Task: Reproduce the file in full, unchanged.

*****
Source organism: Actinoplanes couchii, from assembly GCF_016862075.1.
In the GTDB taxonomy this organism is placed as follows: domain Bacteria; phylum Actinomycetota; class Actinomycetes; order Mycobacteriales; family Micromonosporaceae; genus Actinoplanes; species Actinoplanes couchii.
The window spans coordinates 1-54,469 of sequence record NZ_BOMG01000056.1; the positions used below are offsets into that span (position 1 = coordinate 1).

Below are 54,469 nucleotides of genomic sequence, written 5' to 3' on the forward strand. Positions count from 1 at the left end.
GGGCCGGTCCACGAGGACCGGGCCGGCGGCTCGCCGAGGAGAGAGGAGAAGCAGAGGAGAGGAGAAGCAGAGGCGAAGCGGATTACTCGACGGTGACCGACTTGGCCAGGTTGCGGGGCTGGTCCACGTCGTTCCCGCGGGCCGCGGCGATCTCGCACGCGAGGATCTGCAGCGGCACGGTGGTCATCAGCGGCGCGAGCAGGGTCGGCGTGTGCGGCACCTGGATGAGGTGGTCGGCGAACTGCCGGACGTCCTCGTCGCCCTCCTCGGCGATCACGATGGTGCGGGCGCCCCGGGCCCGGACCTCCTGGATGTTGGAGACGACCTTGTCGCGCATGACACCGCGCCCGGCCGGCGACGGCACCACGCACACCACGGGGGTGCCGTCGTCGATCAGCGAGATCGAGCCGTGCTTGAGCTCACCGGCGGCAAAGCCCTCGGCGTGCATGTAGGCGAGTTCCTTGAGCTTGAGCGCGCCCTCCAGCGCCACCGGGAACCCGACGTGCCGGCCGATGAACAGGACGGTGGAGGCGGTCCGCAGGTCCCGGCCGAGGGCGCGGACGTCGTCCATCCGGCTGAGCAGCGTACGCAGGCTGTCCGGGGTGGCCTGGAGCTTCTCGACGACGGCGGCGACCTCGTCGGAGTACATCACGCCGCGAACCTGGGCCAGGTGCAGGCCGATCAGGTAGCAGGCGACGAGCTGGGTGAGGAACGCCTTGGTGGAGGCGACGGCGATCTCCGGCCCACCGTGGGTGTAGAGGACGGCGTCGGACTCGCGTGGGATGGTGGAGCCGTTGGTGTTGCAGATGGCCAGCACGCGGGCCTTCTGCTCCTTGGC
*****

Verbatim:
Source organism: Actinoplanes couchii, from assembly GCF_016862075.1.
In the GTDB taxonomy this organism is placed as follows: domain Bacteria; phylum Actinomycetota; class Actinomycetes; order Mycobacteriales; family Micromonosporaceae; genus Actinoplanes; species Actinoplanes couchii.
The window spans coordinates 1-54,469 of sequence record NZ_BOMG01000056.1; the positions used below are offsets into that span (position 1 = coordinate 1).

Below are 54,469 nucleotides of genomic sequence, written 5' to 3' on the forward strand. Positions count from 1 at the left end.
GGGCCGGTCCACGAGGACCGGGCCGGCGGCTCGCCGAGGAGAGAGGAGAAGCAGAGGAGAGGAGAAGCAGAGGCGAAGCGGATTACTCGACGGTGACCGACTTGGCCAGGTTGCGGGGCTGGTCCACGTCGTTCCCGCGGGCCGCGGCGATCTCGCACGCGAGGATCTGCAGCGGCACGGTGGTCATCAGCGGCGCGAGCAGGGTCGGCGTGTGCGGCACCTGGATGAGGTGGTCGGCGAACTGCCGGACGTCCTCGTCGCCCTCCTCGGCGATCACGATGGTGCGGGCGCCCCGGGCCCGGACCTCCTGGATGTTGGAGACGACCTTGTCGCGCATGACACCGCGCCCGGCCGGCGACGGCACCACGCACACCACGGGGGTGCCGTCGTCGATCAGCGAGATCGAGCCGTGCTTGAGCTCACCGGCGGCAAAGCCCTCGGCGTGCATGTAGGCGAGTTCCTTGAGCTTGAGCGCGCCCTCCAGCGCCACCGGGAACCCGACGTGCCGGCCGATGAACAGGACGGTGGAGGCGGTCCGCAGGTCCCGGCCGAGGGCGCGGACGTCGTCCATCCGGCTGAGCAGCGTACGCAGGCTGTCCGGGGTGGCCTGGAGCTTCTCGACGACGGCGGCGACCTCGTCGGAGTACATCACGCCGCGAACCTGGGCCAGGTGCAGGCCGATCAGGTAGCAGGCGACGAGCTGGGTGAGGAACGCCTTGGTGGAGGCGACGGCGATCTCCGGCCCACCGTGGGTGTAGAGGACGGCGTCGGACTCGCGTGGGATGGTGGAGCCGTTGGTGTTGCAGATGGCCAGCACGCGGGCCTTCTGCTCCTTGGC